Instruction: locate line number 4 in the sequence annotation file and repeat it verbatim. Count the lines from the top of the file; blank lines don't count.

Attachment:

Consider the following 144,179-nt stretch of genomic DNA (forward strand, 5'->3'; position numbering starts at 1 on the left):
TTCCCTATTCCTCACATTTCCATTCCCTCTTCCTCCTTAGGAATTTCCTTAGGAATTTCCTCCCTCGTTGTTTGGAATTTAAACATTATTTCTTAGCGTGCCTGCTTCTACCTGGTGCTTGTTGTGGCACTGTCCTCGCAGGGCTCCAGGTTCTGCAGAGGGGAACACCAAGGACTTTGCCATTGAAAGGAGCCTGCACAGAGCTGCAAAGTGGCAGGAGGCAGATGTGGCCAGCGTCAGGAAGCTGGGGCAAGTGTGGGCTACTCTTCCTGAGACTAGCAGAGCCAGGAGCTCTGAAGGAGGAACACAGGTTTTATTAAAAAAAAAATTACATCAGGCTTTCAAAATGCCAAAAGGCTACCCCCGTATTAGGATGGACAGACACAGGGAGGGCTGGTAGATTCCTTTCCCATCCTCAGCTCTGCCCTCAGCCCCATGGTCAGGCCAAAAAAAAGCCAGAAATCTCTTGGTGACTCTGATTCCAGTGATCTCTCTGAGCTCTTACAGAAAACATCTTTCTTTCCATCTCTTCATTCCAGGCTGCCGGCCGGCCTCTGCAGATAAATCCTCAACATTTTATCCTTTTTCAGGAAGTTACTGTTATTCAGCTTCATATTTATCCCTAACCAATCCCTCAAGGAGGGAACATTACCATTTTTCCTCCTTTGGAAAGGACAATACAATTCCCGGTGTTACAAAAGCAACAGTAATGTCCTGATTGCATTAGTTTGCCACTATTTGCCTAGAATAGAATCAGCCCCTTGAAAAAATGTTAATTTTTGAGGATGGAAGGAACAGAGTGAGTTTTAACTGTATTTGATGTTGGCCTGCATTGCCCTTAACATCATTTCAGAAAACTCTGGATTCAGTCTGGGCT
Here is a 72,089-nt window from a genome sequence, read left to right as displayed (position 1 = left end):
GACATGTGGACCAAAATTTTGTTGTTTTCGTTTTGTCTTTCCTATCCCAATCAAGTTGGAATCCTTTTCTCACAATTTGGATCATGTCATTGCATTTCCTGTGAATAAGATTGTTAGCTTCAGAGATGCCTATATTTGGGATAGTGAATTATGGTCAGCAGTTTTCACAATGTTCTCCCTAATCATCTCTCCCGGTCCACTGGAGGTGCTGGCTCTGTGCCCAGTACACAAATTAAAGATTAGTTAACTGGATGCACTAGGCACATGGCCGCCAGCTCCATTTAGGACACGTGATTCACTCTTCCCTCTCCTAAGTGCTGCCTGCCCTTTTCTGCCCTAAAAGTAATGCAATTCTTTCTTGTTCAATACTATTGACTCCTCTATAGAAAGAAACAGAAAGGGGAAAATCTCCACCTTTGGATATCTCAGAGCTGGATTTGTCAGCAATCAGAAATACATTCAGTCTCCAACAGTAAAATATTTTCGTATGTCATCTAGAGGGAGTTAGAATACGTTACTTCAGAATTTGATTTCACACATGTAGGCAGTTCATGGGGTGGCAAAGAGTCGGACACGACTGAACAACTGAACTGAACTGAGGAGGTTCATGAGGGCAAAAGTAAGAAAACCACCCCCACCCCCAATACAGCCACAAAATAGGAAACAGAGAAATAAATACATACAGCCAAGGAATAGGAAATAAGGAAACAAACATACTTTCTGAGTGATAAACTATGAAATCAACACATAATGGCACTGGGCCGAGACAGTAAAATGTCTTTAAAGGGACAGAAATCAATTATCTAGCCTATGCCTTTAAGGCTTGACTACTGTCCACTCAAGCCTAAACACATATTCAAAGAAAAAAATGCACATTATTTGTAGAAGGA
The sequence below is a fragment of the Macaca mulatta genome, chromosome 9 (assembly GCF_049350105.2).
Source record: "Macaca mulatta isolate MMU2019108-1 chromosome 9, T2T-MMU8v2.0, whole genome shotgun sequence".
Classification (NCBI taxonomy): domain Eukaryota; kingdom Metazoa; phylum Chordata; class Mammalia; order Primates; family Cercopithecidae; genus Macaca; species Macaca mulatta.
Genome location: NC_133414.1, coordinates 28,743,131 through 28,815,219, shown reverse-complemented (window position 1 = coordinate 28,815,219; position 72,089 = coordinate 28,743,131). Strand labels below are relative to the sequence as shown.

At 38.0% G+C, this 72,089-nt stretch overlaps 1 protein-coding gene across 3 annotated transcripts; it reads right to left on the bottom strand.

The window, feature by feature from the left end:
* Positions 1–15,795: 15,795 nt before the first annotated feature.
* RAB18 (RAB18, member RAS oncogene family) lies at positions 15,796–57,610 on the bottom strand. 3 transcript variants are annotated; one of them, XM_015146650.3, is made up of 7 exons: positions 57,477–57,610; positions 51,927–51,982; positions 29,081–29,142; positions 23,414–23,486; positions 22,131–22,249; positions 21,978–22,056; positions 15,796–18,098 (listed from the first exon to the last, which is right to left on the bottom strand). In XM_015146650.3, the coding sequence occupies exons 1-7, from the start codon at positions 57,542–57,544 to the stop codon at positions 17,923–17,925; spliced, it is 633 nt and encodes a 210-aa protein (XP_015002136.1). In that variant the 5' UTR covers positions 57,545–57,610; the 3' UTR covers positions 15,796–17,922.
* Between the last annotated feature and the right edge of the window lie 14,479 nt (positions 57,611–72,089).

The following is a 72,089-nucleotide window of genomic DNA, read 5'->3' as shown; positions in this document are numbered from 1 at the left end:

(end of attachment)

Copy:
GACATGTGGACCAAAATTTTGTTGTTTTCGTTTTGTCTTTCCTATCCCAATCAAGTTGGAATCCTTTTCTCACAATTTGGATCATGTCATTGCATTTCCTGTGAATAAGATTGTTAGCTTCAGAGATGCCTATATTTGGGATAGTGAATTATGGTCAGCAGTTTTCACAATGTTCTCCCTAATCATCTCTCCCGGTCCACTGGAGGTGCTGGCTCTGTGCCCAGTACACAAATTAAAGATTAGTTAACTGGATGCACTAGGCACATGGCCGCCAGCTCCATTTAGGACACGTGATTCACTCTTCCCTCTCCTAAGTGCTGCCTGCCCTTTTCTGCCCTAAAAGTAATGCAATTCTTTCTTGTTCAATACTATTGACTCCTCTATAGAAAGAAACAGAAAGGGGAAAATCTCCACCTTTGGATATCTCAGAGCTGGATTTGTCAGCAATCAGAAATACATTCAGTCTCCAACAGTAAAATATTTTCGTATGTCATCTAGAGGGAGTTAGAATACGTTACTTCAGAATTTGATTTCACACATGTAGGCAGTTCATGGGGTGGCAAAGAGTCGGACACGACTGAACAACTGAACTGAACTGAGGAGGTTCATGAGGGCAAAAGTAAGAAAACCACCCCCACCCCCAATACAGCCACAAAATAGGAAACAGAGAAATAAATACATACAGCCAAGGAATAGGAAATAAGGAAACAAACATACTTTCTGAGTGATAAACTATGAAATCAACACATAATGGCACTGGGCCGAGACAGTAAAATGTCTTTAAAGGGACAGAAATCAATTATCTAGCCTATGCCTTTAAGGCTTGACTACTGTCCACTCAAGCCTAAACACATATTCAAAGAAAAAAATGCACATTATTTGTAGAAGGA